... When the coronavirus leaves us and life returns to some semblance of normalcy, it will only be a matter of time before our terrorist enemies once again test us with a barrage of rockets and missiles targeting our civilian population centers.
Our responses in recent years to this have been minimal, to say the least.
More often than not, our political decision-makers decide to bomb a few empty buildings and then seek a truce with the offending party, whether Hamas or Palestine Islamic Jihad.
When one asks political and security officials intimately involved why the response is so extremely limited, many argue that the public does not have the stomach for lengthy wars with large casualty figures.
They are mistaken, and now we have some evidence.
It's only be a matter of time before Israel's enemies again bombard its civilian population.
Israelis are showing every day that they are prepared to suffer in the short-term for a long-term good.
The public trusts its officials to make the right decisions and balance the possible loss of life with national security interests. They understand that sometimes ultimate victory comes with pain.
... We still vaunt the Battle of Tel Hai a century ago, and speak with reverence about the actions of Sgt. Roi Klein, killed in 2006 in the Battle of Bint Jbeil in Lebanon after he jumped on a grenade to save his fellow IDF soldiers.
Israel is perhaps unique in these characteristics and this is perhaps the foundation about why we are acting the way we are in the face of this epidemic.
Israel's decision-makers should draw upon the public's fortitude in reacting to its enemies.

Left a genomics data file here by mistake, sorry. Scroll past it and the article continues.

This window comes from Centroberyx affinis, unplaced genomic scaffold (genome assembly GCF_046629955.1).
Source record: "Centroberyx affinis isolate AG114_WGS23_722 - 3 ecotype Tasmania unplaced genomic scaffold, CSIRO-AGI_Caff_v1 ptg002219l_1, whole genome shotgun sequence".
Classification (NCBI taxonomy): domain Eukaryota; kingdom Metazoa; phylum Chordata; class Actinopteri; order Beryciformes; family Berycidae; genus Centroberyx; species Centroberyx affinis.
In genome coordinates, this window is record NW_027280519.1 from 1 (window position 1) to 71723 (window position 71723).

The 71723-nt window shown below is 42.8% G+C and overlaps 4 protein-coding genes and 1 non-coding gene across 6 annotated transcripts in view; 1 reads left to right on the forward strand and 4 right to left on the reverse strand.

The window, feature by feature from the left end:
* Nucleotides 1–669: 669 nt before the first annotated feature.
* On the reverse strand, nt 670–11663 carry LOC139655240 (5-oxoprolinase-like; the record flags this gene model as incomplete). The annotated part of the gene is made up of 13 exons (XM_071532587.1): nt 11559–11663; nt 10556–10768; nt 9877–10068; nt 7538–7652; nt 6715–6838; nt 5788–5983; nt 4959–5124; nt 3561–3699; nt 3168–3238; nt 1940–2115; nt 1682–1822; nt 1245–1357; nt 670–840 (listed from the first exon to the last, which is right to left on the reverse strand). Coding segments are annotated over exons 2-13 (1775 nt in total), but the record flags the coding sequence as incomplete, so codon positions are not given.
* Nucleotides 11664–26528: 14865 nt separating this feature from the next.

Israeli decision-makers should look at this fortitude and resilience which can free up their hand about how to react to its enemies, who are starting to see large cracks forming in its deterrence.
Our southern residents, who bear the greatest brunt of the Gaza terrorist menace, are usually the one's calling for the most robust approach. They know that if Israel reacts forcefully, perhaps more aggressively than ever before, they are likely to spend many weeks and even months in and out of their bomb shelters and safe rooms.
Nevertheless, they support an Israeli victory over its enemies, regardless of the costs.
Our response to the coronavirus pandemic should demonstrate to the country's politicians and security officials that Israelis are prepared to suffer until total victory over the contagion.
If, when we emerge from our restrictions with all of the carnage and damage, economic and physical, we know that our enemy, in this case the virus, is completely vanquished, we will accept the suffering.
However, if it is only a partial defeat and the enemy continues attacking us every few months, then our sacrifice will have been in vain.
This is the lesson of the Israeli public's reaction to coronavirus. Hopefully our politicians and decision-makers are listening as they strategize for the next terrorist attack.
Alex Selsky is a member of the board of directors of and adviser to the Middle East Forum-Israel, which leads the Israel Victory Project, and a former adviser to Prime Minister Benjamin Netanyahu.